HARRISBURG — Pennsylvania lawmakers will return to the Capitol for a rare weekend session as negotiators continue to try for an agreement on how to pay for this year's nearly $32 billion budget.
Both the House and Senate will convene Saturday as they race to figure out how to raise more than $2 billion in new revenue to cover the biggest budget shortfall since the end of the recession.
Last week, with hours to spare before the July 1 start of the new fiscal year, the Republican-controlled legislature sent Gov. Wolf a $31.99 billion spending bill — lacking the supporting legislation that spells out how to pay for it.
Wolf, a Democrat, has until the end of Monday to sign or veto the spending bill, or allow it to lapse into law without his signature. He has not said what he would do if no agreement is reached on a revenue package.
"I'm going to stay away from speculation," Wolf said Friday. "I'm continuing to negotiate, I continue to feel good about the way things are going, and I'm hoping we will have a budget very soon."
Saturday's session was forced after budget negotiators failed to reach an agreement during talks. "You are not going to have an agreement on anything until you have an agreement on everything," House Majority Leader Dave Reed (R., Indiana) said after Friday's session.
Gambling expansion remains a major sticking point. Republicans in the House and Senate have been mired in disagreement over whether to legalize up to 40,000 slots-style machines called video gaming terminals (VGTs).
Many House GOP lawmakers support allowing them in bars, taverns, restaurants, and other establishments with a liquor license, but a number of Republican senators have cited concerns over the scope of such an expansion. They have also said they worry it would cut into business at casinos, which send millions of dollars in tax revenue on their earnings into state coffers.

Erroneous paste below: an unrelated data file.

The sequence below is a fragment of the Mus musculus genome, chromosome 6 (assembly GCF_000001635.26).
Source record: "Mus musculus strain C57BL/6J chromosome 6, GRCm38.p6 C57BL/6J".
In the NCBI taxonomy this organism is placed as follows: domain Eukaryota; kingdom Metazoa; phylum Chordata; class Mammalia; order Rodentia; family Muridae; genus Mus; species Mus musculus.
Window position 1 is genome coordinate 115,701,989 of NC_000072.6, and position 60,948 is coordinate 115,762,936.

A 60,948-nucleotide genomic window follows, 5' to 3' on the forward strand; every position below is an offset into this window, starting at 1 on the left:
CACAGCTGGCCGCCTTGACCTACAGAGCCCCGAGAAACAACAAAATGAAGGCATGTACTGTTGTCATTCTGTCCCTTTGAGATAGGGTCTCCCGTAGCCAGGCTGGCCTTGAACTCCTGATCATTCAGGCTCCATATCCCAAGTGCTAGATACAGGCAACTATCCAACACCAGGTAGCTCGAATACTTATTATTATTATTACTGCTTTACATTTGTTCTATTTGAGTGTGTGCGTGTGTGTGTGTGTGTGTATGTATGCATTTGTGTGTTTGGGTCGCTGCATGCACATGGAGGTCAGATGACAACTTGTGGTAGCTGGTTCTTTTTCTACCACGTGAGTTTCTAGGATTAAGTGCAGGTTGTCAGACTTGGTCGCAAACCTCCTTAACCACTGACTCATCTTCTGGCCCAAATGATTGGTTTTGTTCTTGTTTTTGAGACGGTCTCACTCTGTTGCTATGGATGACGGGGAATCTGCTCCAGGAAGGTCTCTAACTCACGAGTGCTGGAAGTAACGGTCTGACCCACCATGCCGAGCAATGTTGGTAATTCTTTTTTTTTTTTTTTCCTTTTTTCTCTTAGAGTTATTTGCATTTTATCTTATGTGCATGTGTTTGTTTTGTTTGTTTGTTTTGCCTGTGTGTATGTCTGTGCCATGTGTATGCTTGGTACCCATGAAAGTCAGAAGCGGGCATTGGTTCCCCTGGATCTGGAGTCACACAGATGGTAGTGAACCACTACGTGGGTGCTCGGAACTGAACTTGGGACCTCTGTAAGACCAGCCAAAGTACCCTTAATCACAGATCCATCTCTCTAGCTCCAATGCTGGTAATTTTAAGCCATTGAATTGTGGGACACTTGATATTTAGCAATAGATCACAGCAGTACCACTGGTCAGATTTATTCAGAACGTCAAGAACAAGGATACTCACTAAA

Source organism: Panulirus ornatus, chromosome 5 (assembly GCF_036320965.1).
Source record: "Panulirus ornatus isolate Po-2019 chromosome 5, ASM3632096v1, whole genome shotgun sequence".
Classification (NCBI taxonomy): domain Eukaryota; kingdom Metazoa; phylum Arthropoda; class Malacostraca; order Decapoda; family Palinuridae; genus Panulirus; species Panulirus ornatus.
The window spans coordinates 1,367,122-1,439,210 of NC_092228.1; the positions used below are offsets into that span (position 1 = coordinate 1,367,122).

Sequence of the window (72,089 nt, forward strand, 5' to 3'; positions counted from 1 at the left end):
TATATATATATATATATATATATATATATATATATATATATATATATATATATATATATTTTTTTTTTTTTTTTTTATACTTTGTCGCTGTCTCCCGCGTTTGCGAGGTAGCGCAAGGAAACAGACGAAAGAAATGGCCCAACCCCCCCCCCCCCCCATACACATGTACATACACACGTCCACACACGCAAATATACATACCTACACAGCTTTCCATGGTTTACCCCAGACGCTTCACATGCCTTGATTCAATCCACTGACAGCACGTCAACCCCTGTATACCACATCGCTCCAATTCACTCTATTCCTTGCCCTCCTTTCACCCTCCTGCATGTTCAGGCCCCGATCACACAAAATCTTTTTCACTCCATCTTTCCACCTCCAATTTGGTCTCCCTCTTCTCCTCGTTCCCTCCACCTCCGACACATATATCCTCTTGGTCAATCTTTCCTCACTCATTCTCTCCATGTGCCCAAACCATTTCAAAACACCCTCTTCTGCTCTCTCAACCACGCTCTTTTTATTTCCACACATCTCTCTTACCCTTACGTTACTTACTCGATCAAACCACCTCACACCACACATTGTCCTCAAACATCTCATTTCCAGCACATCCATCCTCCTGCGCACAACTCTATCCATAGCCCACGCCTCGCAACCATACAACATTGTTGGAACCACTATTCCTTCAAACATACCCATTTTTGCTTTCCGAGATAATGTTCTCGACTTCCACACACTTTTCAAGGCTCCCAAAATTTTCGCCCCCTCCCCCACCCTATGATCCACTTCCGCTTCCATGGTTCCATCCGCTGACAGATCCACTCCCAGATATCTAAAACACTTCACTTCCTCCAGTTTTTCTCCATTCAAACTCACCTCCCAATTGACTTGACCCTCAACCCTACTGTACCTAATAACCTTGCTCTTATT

Wolf has not taken a position on legalizing VGTs. He has said only that he cannot support a proposal that would cannibalize the revenue stream from casinos or impact existing jobs.
Budget negotiators have also been discussing borrowing up to $1.5 billion to cover the budget shortfall in the fiscal year that just ended. The plan would call for paying back the loan using money that flows annually into a state fund set up after the landmark 2001 settlement with tobacco companies.
Among other things, the settlement fund supports tobacco use prevention and cessation programs, health research, health care insurance for the uninsured, and home and community-based services for older Pennsylvanians, according to a description by the Office of the Budget.
Another option on the negotiating table is further privatizing alcohol sales, including one proposal to allow beer distributors to sell wine and liquor.
Hanging over budget talks Friday was the warning issued Thursday by Standard & Poor's, which said it was placing Pennsylvania on a negative "credit watch" that reflects the state's "eroding financial position and our view that there is a significant likelihood that the commonwealth will not enact a structurally balanced budget for fiscal 2018," according to a statement by the credit rating agency. A credit downgrade for Pennsylvania would raise the cost of borrowing money.